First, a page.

WASHINGTON (Reuters) – U.S. job growth slowed sharply in May and wages rose less than expected, raising fears that a loss of momentum in economic activity could be spreading to the labor market, which could put pressure on the Federal Reserve to cut interest rates this year.
FILE PHOTO: Brochures are displayed for job seekers at the Construction Careers Now! hiring event in Denver, Colorado U.S. August 2, 2017. REUTERS/Rick Wilking/File Photo
The broad cool-off in hiring reported by the Labor Department on Friday was even before a recent escalation in trade tensions between the United States and two of its major trading partners, China and Mexico. Analysts have warned the trade fights could undermine the economy, which will celebrate 10 years of expansion next month, the longest on record.
The economy thus far has been largely resilient to the trade war with China. President Donald Trump in early May slapped additional tariffs of up to 25% on $200 billion of Chinese goods, which prompted retaliation by Beijing.
Last week, Trump said he would impose a tariff on all goods from Mexico in a bid to force authorities in that country to stop immigrants from Central America from crossing the border into the United States. Talks are ongoing to prevent the duties from kicking in at 5% on June 10.
Fed Chairman Jerome Powell said on Tuesday the central bank was closely monitoring the implications of the trade tensions on the economy and would “act as appropriate to sustain the expansion.”
“This report, combined with nerves around tariffs, will be enough to force a rate cut from the Fed in either June or July,” said Curt Long, chief economist with the National Association of Federally-Insured Credit Unions.
Nonfarm payrolls increased by 75,000 jobs last month, the government said in its closely watched employment report, falling below the roughly 100,000 needed per month to keep up with growth in the working-age population. Adding a sting to the report, the economy created 75,000 fewer jobs in March and April than previously reported.
Economists polled by Reuters had forecast payrolls rising by 185,000 jobs last month. May’s disappointing job growth was flagged by a report on Wednesday from payrolls processing firm ADP showing the smallest gain in private payrolls in nine years last month. Another report this week showed a drop in online ads by businesses looking for help.
Last month’s slowdown in job gains, however, probably understates the health of the labor market as measures such as weekly applications for unemployment benefits and the Institute for Supply Management’s services employment gauge have suggested underlying strength.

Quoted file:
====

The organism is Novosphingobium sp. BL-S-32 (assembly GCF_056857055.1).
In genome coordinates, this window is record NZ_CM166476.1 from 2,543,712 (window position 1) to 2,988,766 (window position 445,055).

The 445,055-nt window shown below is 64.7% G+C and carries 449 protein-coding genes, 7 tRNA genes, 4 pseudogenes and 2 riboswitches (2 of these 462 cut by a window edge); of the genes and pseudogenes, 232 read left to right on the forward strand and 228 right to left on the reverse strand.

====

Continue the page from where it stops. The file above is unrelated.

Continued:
Some of the weakness in hiring last month could be the result worker shortages, especially in the construction, transportation and manufacturing sectors.
Monthly wage growth remained moderate in May, with average hourly earnings increasing six cents, or 0.2% following a similar gain in April. That lowered the annual increase in wages to 3.1% from 3.2% in April. The average workweek was unchanged at 34.4 hours last month.
The moderation in wage gains, if sustained, could cast doubts on the Fed’s optimism that inflation would return to the U.S. central bank’s 2% target.
U.S. Treasury prices rallied on the employment report, with the yield curve steepening. The dollar dropped against a basket of currencies. U.S. stock index futures pared gains. Financial markets are pricing in a rate cut as early as July and two more later this year.
The tepid employment report added to soft data on consumer spending, business investment, manufacturing and homes sales in suggesting the economy was losing momentum in the second quarter following a temporary boost from exports, inventory accumulation and defense spending. Growth is cooling as the massive stimulus from last year’s tax cuts and spending increases fades.
The Atlanta Fed is forecasting gross domestic product rising at a 1.5% annualized rate in the second quarter. The economy grew at a 3.1% pace in the first quarter.
The unemployment rate remained near a 50-year low of 3.6% in May. A broader measure of unemployment, which includes people who want to work but have given up searching and those working part-time because they cannot find full-time employment, dropped two-tenths of a percentage point to 7.1% last month, the lowest since December 2000.
The labor force participation rate, or the proportion of working-age Americans who have a job or are looking for one, was unchanged at 62.8% last month.
Hiring slowed across all sectors in May. Manufacturing payrolls increased by 3,000 last month, after gaining 5,000 positions in April. The sector is struggling with an inventory overhang that has resulted in businesses placing fewer orders at factories.
Manufacturing payrolls will be watched closely for signs of any fallout from the trade tensions. Factory output has weakened and sentiment dropped to a 31-month low in May, with manufacturers worried mostly about the trade tensions.
Employers in the construction sector hired 4,000 workers in May after adding 30,000 jobs to payrolls in April. Leisure and hospitality sector payrolls increased by 26,000 jobs last month.
Professional and business services employment rose by 33,000. Transportation and warehousing payrolls fell as did retail employment. Government shed 15,000 jobs, the most since January 2018.
Reporting by Lucia Mutikani, Editing by Andrea Ricci